I’ve Never Been Promised a Rose Garden

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So I’ll make one myself.  My favorite thing about a little downtime/lunch time later in the year (and Wednesdays generally), is that I can forget about my to-do list in the garden and start thinking about my What-If? list.

At the top of that What-If? list: a new rose garden.  The very first garden my former husband and I built together at our old house was a rose garden.  I planted some classics: Abraham Lincoln, V is for Victory (hmm…), and a bunch of adorable minatures, including scentsational, which I think is no longer available, for shame.

Now in my new house, and having just finished the book “Roses: A Celebration,” edited by Wayne Winterrowd, I’m keen to get back to my rosy roots.  A rose I’ve long wanted to grow purely for its historical associations: York and Lancaster.  I love the idea of the end of a civil war symbolized by roses to result in a blending even better than one single color.  (It wouldn’t work as well with our own civil war: not a lot of blue and grey flowers.)

My heart, however, belongs to Therese Bugnet.  I love her terrifyingly thorny canes, that are really only thorny on the bottom.  I love the abundance of her (rather plain) pink flowers.  But without doubt, my favorite thing about her is her lovely winter canes.  Winter lasts a long time up here in Madison… and if snow is on the ground for months at a time, nothing beats some red sticks to remind you of the promise of a springtime to come.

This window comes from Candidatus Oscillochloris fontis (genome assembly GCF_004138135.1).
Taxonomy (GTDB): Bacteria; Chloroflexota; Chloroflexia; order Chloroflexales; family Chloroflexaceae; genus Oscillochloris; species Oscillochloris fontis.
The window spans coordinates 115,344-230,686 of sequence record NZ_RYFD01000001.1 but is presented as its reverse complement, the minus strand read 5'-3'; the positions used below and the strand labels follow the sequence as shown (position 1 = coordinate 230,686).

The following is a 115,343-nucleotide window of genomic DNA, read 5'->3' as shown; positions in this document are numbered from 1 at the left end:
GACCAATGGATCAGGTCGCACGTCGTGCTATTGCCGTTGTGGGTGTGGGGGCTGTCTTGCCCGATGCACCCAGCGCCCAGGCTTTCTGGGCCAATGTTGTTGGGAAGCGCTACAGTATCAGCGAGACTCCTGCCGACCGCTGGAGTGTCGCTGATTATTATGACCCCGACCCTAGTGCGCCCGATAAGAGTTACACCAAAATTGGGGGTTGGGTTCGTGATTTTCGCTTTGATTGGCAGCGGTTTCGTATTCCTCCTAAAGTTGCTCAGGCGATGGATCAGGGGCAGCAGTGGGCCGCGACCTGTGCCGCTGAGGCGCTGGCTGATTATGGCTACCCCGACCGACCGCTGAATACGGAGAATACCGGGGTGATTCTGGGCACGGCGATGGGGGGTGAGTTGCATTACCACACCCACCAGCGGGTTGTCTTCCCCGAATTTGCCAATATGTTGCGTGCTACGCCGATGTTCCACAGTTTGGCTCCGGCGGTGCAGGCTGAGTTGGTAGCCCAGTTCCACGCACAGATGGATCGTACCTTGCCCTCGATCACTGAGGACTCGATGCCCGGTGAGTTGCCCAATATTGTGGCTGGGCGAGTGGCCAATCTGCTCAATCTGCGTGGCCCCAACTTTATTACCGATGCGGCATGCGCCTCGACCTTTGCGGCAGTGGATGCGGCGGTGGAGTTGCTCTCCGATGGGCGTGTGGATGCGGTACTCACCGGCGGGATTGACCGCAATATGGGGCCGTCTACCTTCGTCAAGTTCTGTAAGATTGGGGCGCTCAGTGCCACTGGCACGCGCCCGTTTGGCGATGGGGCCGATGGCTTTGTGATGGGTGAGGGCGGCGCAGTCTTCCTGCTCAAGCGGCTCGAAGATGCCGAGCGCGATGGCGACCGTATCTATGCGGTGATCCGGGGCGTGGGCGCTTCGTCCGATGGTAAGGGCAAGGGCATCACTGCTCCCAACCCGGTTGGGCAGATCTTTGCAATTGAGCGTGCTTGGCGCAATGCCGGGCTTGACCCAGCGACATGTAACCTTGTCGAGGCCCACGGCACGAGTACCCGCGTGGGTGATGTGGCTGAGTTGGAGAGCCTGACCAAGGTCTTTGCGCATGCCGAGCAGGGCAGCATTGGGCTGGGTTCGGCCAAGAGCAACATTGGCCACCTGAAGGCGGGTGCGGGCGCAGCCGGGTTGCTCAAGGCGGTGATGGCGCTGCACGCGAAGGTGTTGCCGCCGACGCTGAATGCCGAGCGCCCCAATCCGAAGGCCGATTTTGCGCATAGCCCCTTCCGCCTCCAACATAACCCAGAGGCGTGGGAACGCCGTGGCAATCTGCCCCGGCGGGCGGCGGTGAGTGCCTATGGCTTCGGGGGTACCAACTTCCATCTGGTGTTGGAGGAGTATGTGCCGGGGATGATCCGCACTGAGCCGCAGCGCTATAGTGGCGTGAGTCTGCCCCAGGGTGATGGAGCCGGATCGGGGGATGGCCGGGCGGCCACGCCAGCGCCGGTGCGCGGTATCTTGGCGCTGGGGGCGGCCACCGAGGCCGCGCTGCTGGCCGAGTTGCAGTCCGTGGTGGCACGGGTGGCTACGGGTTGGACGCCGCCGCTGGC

So though I may have to make the garden infinitely larger, I will grow Therese Bugnet, York and Lancaster along with V is for Victory.  Though life may give us lots of opportunities to make our own rose gardens, it is up to us to dig them.

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2 Responses to I’ve Never Been Promised a Rose Garden

  1. Diana Studer says:

    a blue and grey flower, could describe my blue sage. Thinking about a few very special worth the effort roses in pots at the next garden. The catalogue from Ludwig’s Roses is so enticing …

  2. Diana Studer says:

    STILL thinking about that False Bay garden, but it’s getting closer. Meantime I’ve taken cuttings from the Old Cape rose, Black Prince.

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